Intermittent fasting, The Fast Diet, The 5:2 Diet

Posted on May 9th, 2015

This post is inspired by my many patients who have absolutely transformed their health by practicing intermittent fasting.

In over 20 years of practicing medicine I have never recommended that my patients undertake dieting for the simple reason that fad diets do not work in the long-term. People might lose some weight initially but as soon as they stop the diet the weight eventually comes back on. I hesitate to call intermittent fasting a “diet” for this reason; and really it should be thought of as a healthy way to live rather than as a diet.

Intermittent Fasting (IF) has been practiced for centuries by various groups of people and is a core practice of many religions. More recently scientists have shown that IF is likely to have health benefits that include a lower risk of diabetes, a lower risk of heart attack and stroke, a lower risk of cancer and a lower risk of dementia. These benefits have yet to be absolutely proven by science but there are currently studies going on in all these areas.

Intermittent Fasting as a workable lifestyle modification was developed by Dr Michael Mosley and Mimi Spencer and called the “5:2 Diet” or the “Fast Diet”. If you are interested the book has much more information than this brief introduction.

IF is very simple:

There are 7 days in a week

It works best if you do not fast on 2 consecutive days. Most people fast on week days e.g. Mon & Wed or Tues & Thurs, however there are no absolute rules about this.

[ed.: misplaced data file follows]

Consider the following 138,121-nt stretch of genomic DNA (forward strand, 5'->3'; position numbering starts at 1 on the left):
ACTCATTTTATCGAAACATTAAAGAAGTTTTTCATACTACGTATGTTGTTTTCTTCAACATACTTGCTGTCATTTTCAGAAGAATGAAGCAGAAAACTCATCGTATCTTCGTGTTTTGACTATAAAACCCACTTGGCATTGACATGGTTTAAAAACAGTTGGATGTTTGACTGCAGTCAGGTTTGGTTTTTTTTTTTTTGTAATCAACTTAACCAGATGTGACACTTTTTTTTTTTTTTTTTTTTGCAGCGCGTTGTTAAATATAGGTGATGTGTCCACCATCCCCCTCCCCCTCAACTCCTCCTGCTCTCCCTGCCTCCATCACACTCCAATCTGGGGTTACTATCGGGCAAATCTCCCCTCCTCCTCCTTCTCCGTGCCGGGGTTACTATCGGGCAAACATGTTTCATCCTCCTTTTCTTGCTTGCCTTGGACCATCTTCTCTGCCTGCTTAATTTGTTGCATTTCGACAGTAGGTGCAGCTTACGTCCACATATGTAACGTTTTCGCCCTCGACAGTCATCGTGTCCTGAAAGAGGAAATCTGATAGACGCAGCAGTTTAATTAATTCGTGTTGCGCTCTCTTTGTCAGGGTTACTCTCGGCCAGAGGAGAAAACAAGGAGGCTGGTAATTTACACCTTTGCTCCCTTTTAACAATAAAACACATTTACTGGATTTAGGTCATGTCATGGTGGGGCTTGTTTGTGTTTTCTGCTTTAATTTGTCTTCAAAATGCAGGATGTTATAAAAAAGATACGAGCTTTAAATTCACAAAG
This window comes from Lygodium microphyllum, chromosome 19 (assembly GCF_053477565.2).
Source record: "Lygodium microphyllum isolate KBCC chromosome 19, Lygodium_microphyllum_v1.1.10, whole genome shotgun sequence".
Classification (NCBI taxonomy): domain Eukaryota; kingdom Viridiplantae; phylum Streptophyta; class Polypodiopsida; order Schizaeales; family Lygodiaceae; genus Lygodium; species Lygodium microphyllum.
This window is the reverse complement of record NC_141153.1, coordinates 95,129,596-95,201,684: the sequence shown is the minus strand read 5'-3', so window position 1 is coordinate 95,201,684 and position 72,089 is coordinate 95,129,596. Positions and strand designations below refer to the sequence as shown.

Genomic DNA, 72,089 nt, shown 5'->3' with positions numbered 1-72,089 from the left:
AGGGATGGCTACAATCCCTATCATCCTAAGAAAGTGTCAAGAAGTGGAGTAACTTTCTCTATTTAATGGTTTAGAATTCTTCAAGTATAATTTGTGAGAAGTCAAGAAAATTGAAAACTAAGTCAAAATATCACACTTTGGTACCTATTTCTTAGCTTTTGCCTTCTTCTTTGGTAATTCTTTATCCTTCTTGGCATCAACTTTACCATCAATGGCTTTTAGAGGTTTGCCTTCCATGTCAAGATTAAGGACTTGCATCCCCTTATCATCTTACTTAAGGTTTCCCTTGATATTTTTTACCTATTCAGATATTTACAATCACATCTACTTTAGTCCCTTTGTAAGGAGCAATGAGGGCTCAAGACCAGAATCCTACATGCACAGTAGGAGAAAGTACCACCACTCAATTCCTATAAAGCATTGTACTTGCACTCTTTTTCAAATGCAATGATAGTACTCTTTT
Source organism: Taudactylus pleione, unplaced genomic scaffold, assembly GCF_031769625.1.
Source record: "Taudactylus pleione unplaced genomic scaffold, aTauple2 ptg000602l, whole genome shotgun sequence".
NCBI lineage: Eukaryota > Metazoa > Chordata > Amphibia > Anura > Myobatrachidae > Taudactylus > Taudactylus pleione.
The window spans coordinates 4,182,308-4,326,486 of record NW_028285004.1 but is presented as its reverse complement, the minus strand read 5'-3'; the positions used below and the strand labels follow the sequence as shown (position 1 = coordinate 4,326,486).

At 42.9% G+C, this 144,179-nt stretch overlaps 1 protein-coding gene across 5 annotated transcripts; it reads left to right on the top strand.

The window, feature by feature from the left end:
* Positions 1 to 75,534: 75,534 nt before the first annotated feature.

The fasting days are flexible e.g. if your fasting day is usually a Wed and you are invited to dinner with friends you can switch your fasting day to a different day.

If you undertake this method correctly it will work. To do it properly you must accurately calculate all the food and drink you consume on your fasting days. This requires 2 things: a set of digital kitchen scales (you can purchase these online for as little as $35) and a Calorie Counting Reference. If you have a smart phone there are many Calorie counting Apps that are free (e.g. MyFitnessPal, FitBit etc.). If you are not so technically inclined there is a detailed Calorie counting reference at the back of Dr Michael Mosley’s book (which you can buy for as little as $14)

 

Food Weight Calories
Cucumber, Lebanese 100g 12
Carrot 100g 42
Capsicum, red 100g 25
Baby Spinach 100g 23
White wine vinegar 15ml (1tbsp) 3
TOTAL   103 Cal

Add to your salad Australian Lamb backstrap 100g = 130Cal Total = 233Cal